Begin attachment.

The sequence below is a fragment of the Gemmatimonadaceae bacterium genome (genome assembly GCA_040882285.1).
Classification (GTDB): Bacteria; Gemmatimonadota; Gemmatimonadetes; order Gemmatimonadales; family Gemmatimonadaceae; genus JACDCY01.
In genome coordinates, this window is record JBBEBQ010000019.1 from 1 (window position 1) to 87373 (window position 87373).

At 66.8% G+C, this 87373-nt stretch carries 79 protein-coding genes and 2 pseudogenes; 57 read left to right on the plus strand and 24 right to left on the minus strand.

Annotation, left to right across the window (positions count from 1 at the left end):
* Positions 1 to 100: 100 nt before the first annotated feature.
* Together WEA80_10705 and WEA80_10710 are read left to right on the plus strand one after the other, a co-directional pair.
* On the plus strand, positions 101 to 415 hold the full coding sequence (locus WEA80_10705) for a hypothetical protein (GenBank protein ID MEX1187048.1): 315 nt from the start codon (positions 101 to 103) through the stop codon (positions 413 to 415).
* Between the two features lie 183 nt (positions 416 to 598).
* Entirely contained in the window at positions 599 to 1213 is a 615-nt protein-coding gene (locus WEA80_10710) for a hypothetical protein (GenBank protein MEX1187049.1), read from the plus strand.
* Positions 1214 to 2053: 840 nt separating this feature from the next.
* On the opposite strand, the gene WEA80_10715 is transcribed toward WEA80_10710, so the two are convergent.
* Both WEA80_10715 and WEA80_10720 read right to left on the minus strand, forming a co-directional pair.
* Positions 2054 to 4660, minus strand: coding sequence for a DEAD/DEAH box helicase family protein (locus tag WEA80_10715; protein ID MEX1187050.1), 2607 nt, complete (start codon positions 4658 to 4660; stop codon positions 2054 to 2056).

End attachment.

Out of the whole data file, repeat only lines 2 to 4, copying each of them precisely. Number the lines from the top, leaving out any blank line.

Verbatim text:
Classification (GTDB): Bacteria; Gemmatimonadota; Gemmatimonadetes; order Gemmatimonadales; family Gemmatimonadaceae; genus JACDCY01.
In genome coordinates, this window is record JBBEBQ010000019.1 from 1 (window position 1) to 87373 (window position 87373).

At 66.8% G+C, this 87373-nt stretch carries 79 protein-coding genes and 2 pseudogenes; 57 read left to right on the plus strand and 24 right to left on the minus strand.